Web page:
Hello Shay, At this age, pup will still need to sleep in a crate regardless of which room it's in, for the sake of potty training and keeping pup safe while still in a destructive chewing age. To move the crate to the new new, I would practice the Surprise method from the article I have linked below to help pup get comfortable with the crate being in the new space. Surprise method: https://wagwalking.com/training/like-a-crate Best of luck training, Caitlin Crittenden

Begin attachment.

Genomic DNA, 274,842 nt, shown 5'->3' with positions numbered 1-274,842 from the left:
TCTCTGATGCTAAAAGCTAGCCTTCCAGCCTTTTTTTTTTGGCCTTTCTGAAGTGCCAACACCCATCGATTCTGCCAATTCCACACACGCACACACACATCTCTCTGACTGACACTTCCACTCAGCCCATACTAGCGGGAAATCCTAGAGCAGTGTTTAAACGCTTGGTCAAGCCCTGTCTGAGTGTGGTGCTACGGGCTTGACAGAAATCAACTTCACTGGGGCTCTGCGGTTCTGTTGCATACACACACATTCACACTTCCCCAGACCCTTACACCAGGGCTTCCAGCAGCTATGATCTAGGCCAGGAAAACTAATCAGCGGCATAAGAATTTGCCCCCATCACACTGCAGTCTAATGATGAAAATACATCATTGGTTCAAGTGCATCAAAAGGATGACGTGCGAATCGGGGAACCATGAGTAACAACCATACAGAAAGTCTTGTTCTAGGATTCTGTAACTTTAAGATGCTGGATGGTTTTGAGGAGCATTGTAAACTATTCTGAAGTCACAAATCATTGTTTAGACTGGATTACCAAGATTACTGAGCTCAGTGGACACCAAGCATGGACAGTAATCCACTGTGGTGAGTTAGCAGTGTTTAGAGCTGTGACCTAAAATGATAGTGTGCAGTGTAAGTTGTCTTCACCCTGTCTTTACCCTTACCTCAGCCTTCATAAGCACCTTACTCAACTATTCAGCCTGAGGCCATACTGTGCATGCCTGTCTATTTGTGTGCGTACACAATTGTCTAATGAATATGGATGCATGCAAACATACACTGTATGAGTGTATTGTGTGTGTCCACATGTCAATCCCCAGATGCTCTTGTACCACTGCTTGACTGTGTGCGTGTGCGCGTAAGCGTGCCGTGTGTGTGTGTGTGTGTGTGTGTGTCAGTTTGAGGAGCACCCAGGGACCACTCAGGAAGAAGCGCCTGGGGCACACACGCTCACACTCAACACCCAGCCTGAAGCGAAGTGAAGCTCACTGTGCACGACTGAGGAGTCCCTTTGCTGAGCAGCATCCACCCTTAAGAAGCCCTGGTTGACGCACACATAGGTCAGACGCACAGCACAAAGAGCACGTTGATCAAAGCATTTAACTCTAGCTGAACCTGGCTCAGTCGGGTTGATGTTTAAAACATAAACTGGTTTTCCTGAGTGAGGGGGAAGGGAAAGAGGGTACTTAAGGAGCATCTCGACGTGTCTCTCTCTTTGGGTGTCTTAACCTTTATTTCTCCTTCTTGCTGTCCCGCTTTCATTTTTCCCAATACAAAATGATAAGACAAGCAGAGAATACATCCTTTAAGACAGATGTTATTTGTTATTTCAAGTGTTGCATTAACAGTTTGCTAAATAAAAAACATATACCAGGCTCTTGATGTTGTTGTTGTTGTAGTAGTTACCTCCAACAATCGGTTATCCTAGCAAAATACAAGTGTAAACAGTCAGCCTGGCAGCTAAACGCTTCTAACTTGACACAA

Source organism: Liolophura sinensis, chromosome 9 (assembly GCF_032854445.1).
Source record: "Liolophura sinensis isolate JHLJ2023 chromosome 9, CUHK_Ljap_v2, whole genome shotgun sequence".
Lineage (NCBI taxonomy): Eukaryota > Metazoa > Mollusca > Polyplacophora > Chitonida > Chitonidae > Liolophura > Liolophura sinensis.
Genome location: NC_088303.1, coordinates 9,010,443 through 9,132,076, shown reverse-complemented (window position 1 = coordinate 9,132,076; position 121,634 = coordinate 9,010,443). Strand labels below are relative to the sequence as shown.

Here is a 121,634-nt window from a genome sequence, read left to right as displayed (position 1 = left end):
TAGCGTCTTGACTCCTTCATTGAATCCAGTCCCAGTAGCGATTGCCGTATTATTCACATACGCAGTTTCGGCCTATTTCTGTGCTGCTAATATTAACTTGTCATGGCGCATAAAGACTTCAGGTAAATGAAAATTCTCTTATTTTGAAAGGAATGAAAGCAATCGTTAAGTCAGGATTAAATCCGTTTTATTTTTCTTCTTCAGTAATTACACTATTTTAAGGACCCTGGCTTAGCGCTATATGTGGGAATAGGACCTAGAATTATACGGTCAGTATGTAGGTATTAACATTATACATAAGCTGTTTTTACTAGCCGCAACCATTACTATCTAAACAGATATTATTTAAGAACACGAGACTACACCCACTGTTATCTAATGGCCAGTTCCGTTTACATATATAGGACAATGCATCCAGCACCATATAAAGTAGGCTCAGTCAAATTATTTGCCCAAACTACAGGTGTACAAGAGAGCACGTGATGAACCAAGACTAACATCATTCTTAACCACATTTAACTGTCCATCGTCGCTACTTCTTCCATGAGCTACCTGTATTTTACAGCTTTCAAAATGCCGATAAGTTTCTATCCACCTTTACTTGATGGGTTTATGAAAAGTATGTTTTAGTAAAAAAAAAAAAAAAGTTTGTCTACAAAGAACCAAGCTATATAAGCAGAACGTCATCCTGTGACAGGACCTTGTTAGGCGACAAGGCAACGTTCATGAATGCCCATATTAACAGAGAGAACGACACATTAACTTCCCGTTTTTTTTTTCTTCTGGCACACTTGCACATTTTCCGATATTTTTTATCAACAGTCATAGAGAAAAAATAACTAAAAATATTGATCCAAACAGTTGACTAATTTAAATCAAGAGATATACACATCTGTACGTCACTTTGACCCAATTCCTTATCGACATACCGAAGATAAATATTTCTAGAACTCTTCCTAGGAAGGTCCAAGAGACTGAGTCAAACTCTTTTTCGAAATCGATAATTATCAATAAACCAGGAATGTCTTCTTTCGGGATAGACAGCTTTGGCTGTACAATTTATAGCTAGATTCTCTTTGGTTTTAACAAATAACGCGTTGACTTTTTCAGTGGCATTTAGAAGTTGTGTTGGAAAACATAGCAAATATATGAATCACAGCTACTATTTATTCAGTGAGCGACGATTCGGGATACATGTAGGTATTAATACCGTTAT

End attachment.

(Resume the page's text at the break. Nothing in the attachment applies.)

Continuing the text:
March 21, 2022

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Luna

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Cockalier

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5 Months

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hello, my dog had a mind of her own at night time… some nights she will start barking anytime throughout the night and continuously bark for at least 30 minutes if we try and ignore her!! she also gets up each morning anytime between 4:50-5:20! barking constantly until someone comes out! if we let her bark she gets significantly distressed along with waking up the whole neighbourhood

March 1, 2022

Luna's Owner

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Caitlin Crittenden - Dog Trainer

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1133 Dog owners recommended